Greater Manchester Police (GMP) has paid £75, 000 ($97,320) as compensation to a domestic abuse victim. According to the victim, her private information and a recording of a 999 call— the emergency number — were used by police in a training session without her consent. It is said to be one of the biggest amount ever paid to someone by a British force in a privacy case.
The woman had filed a case against the police department over the misuse of confidential information, the violation of private detail and non-compliance with the Data Protection Act 1998.
She also claimed that she had "suffered psychiatric harm due to having very sensitive and personal material made public" and said that in 2014, she permitted GMP to only use anonymised details of her case in a training session for officers who deal with the issues of domestic abuse.
However, later she found that her identity, medical history and even a tape of a 999 call that she had made were used.
"She had thought that permitting the force to use details of her case – even anonymised – might help police and other agencies improve the way in which they deal with those who suffer domestic abuse. That what happened involved an officer assigned to support her felt, she says, like a betrayal," the woman's lawyer, Nick McAleenan from JMW Solicitors, said and added that because of the hampered privacy she had to go through "unnecessary and unhelpful delays".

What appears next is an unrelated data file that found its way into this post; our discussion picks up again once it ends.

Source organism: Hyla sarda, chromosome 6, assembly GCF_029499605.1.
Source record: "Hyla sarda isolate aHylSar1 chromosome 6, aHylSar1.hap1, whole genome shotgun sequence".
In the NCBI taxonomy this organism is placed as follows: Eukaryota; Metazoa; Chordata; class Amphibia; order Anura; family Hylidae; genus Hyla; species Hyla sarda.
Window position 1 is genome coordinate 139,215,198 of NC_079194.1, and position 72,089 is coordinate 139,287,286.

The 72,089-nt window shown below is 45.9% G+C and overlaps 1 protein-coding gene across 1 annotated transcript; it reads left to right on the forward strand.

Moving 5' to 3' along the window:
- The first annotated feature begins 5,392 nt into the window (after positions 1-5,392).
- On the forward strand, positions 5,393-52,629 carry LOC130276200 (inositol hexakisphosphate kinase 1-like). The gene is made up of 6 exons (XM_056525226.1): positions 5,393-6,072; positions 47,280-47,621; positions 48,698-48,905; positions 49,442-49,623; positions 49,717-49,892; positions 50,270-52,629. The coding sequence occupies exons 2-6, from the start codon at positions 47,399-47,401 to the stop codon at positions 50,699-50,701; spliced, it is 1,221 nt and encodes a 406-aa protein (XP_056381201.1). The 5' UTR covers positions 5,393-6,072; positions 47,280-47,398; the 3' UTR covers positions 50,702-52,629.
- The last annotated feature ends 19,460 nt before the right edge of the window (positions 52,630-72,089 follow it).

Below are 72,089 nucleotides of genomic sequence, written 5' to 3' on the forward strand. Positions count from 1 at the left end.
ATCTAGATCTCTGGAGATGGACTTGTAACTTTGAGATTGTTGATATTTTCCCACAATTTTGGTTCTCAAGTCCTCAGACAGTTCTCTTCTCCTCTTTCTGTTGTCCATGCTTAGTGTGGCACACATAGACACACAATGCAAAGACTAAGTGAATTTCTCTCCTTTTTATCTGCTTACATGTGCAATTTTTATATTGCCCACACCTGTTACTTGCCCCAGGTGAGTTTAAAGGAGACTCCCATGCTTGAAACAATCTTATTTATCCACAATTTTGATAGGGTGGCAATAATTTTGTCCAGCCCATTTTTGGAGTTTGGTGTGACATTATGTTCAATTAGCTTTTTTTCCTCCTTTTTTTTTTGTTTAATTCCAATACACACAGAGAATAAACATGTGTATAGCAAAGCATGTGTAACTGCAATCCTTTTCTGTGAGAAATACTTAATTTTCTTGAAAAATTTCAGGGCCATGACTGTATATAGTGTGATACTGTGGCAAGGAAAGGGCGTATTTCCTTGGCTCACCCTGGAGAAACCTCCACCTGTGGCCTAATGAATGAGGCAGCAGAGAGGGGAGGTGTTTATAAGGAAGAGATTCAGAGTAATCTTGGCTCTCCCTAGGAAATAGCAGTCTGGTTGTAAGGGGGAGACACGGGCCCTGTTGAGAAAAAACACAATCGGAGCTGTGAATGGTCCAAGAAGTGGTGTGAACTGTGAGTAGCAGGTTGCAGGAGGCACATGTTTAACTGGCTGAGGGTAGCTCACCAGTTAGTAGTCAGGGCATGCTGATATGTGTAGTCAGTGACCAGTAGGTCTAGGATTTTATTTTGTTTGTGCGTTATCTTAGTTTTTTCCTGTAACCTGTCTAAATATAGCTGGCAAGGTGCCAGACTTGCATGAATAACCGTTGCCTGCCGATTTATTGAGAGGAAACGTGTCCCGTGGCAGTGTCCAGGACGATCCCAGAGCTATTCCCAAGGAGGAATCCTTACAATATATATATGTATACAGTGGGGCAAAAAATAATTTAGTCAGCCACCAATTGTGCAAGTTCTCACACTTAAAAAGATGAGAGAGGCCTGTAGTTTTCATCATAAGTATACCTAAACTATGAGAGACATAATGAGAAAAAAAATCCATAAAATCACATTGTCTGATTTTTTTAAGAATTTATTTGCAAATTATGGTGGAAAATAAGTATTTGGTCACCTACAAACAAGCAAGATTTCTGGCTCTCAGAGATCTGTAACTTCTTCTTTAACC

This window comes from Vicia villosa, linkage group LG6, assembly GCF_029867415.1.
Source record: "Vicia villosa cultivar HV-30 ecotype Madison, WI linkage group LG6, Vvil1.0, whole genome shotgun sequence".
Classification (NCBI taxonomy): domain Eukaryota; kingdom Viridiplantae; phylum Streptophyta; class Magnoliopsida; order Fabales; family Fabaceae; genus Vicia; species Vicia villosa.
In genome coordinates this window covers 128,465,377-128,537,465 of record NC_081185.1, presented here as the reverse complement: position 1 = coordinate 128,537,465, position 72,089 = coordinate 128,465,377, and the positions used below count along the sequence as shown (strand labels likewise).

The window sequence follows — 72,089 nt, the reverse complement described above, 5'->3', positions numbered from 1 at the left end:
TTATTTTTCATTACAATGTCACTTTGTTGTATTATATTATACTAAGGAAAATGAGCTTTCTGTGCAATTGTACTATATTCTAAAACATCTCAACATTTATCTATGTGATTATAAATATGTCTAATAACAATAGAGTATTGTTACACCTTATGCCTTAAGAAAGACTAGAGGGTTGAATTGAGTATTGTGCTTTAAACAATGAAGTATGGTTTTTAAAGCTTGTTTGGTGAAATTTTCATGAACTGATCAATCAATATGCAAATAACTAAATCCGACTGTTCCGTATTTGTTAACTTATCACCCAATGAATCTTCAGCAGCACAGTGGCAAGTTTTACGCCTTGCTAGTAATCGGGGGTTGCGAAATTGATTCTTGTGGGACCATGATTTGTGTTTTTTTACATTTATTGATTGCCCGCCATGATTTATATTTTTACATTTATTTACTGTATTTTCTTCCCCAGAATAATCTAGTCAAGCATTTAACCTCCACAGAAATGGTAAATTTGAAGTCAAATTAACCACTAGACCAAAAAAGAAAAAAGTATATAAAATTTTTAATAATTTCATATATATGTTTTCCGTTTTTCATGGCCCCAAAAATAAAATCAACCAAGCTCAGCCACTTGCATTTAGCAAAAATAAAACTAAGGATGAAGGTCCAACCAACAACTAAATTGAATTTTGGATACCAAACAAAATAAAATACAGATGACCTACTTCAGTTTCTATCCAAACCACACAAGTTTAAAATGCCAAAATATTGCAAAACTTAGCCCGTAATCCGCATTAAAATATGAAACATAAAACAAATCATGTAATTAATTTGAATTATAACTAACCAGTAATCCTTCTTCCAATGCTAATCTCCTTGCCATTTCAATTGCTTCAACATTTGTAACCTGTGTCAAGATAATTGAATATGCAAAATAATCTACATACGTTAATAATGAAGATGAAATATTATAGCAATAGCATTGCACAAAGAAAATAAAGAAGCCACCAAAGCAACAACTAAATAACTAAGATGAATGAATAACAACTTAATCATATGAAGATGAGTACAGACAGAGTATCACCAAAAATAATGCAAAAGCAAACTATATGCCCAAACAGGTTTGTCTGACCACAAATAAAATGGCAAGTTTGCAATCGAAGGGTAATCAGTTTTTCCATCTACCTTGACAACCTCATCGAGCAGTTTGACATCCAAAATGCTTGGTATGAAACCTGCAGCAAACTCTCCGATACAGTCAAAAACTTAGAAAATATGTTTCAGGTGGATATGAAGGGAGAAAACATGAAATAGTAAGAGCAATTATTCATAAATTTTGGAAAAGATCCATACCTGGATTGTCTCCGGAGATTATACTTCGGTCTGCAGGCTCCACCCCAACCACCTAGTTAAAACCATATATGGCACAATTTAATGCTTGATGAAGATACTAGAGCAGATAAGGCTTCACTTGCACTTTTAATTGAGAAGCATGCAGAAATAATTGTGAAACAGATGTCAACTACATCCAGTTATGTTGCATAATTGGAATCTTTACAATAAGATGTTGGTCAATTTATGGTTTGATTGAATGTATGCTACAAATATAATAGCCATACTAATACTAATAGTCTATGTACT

GMP has apologised for the incident and a spokeswoman of the department said, "It was quite right that we adequately compensated the woman concerned for the mistakes that were made and the effect they had on her.
"The force has taken action to protect the individual's information to prevent any issue in the future. We have undertaken extensive work in recent years to encourage victims of domestic abuse to come forward and want to reassure them and other victims that this was an exceptional case."